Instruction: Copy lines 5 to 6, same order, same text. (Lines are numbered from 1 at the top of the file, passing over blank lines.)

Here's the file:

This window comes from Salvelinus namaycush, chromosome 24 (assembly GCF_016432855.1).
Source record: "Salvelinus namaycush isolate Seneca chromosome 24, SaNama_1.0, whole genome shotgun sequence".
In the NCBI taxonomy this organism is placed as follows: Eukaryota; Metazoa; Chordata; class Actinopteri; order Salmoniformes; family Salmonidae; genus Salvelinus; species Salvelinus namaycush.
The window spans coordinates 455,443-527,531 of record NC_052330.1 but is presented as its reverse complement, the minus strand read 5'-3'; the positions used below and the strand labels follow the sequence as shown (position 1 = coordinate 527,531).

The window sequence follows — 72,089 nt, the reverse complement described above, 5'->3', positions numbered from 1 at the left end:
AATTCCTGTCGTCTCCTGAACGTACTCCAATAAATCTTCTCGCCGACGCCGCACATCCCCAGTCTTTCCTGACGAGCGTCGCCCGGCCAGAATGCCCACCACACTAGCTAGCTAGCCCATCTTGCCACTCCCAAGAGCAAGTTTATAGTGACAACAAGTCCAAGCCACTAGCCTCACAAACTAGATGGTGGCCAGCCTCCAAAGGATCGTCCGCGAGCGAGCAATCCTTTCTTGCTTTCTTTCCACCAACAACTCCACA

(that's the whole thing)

The window sequence follows — 72,089 nt, the reverse complement described above, 5'->3', positions numbered from 1 at the left end:
AATTCCTGTCGTCTCCTGAACGTACTCCAATAAATCTTCTCGCCGACGCCGCACATCCCCAGTCTTTCCTGACGAGCGTCGCCCGGCCAGAATGCCCACCACACTAGCTAGCTAGCCCATCTTGCCACTCCCAAGAGCAAGTTTATAGTGACAACAAGTCCAAGCCACTAGCCTCACAAACTAGATGGTGGCCAGCCTCCAAAGGATCGTCCGCGAGCGAGCAATCCTTTCTTGCTTTCTTTCCACCAACAACTCCACA